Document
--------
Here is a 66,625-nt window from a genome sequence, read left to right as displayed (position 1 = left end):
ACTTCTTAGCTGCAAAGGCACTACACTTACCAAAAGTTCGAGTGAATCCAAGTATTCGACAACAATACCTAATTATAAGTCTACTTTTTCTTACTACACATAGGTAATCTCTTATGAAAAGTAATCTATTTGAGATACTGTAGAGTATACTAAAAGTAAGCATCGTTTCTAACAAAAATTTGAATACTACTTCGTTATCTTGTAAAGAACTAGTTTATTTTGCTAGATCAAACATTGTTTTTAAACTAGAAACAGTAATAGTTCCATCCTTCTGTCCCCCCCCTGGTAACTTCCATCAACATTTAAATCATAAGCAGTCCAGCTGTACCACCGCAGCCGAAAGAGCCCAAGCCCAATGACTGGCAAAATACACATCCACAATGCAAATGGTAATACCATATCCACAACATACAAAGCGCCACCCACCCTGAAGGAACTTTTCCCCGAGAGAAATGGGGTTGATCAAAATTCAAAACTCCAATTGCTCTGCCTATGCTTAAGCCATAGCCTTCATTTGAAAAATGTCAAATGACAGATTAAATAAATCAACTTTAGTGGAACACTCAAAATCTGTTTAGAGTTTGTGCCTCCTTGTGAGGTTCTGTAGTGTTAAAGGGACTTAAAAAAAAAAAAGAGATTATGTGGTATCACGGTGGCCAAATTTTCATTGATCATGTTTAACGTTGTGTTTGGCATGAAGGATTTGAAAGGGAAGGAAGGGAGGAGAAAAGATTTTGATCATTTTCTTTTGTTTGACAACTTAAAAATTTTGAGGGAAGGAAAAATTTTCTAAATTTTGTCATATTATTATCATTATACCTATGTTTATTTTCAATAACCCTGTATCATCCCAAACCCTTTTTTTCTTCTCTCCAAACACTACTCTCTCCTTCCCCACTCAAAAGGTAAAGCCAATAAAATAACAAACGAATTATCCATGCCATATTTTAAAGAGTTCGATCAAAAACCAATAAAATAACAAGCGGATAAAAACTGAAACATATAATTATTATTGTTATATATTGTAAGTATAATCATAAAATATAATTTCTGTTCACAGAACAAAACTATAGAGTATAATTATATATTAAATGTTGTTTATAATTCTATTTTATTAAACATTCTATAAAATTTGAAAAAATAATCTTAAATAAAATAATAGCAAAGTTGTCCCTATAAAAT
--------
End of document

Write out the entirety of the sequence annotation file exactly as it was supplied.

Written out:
Here is a 66,625-nt window from a genome sequence, read left to right as displayed (position 1 = left end):
ACTTCTTAGCTGCAAAGGCACTACACTTACCAAAAGTTCGAGTGAATCCAAGTATTCGACAACAATACCTAATTATAAGTCTACTTTTTCTTACTACACATAGGTAATCTCTTATGAAAAGTAATCTATTTGAGATACTGTAGAGTATACTAAAAGTAAGCATCGTTTCTAACAAAAATTTGAATACTACTTCGTTATCTTGTAAAGAACTAGTTTATTTTGCTAGATCAAACATTGTTTTTAAACTAGAAACAGTAATAGTTCCATCCTTCTGTCCCCCCCCTGGTAACTTCCATCAACATTTAAATCATAAGCAGTCCAGCTGTACCACCGCAGCCGAAAGAGCCCAAGCCCAATGACTGGCAAAATACACATCCACAATGCAAATGGTAATACCATATCCACAACATACAAAGCGCCACCCACCCTGAAGGAACTTTTCCCCGAGAGAAATGGGGTTGATCAAAATTCAAAACTCCAATTGCTCTGCCTATGCTTAAGCCATAGCCTTCATTTGAAAAATGTCAAATGACAGATTAAATAAATCAACTTTAGTGGAACACTCAAAATCTGTTTAGAGTTTGTGCCTCCTTGTGAGGTTCTGTAGTGTTAAAGGGACTTAAAAAAAAAAAAGAGATTATGTGGTATCACGGTGGCCAAATTTTCATTGATCATGTTTAACGTTGTGTTTGGCATGAAGGATTTGAAAGGGAAGGAAGGGAGGAGAAAAGATTTTGATCATTTTCTTTTGTTTGACAACTTAAAAATTTTGAGGGAAGGAAAAATTTTCTAAATTTTGTCATATTATTATCATTATACCTATGTTTATTTTCAATAACCCTGTATCATCCCAAACCCTTTTTTTCTTCTCTCCAAACACTACTCTCTCCTTCCCCACTCAAAAGGTAAAGCCAATAAAATAACAAACGAATTATCCATGCCATATTTTAAAGAGTTCGATCAAAAACCAATAAAATAACAAGCGGATAAAAACTGAAACATATAATTATTATTGTTATATATTGTAAGTATAATCATAAAATATAATTTCTGTTCACAGAACAAAACTATAGAGTATAATTATATATTAAATGTTGTTTATAATTCTATTTTATTAAACATTCTATAAAATTTGAAAAAATAATCTTAAATAAAATAATAGCAAAGTTGTCCCTATAAAAT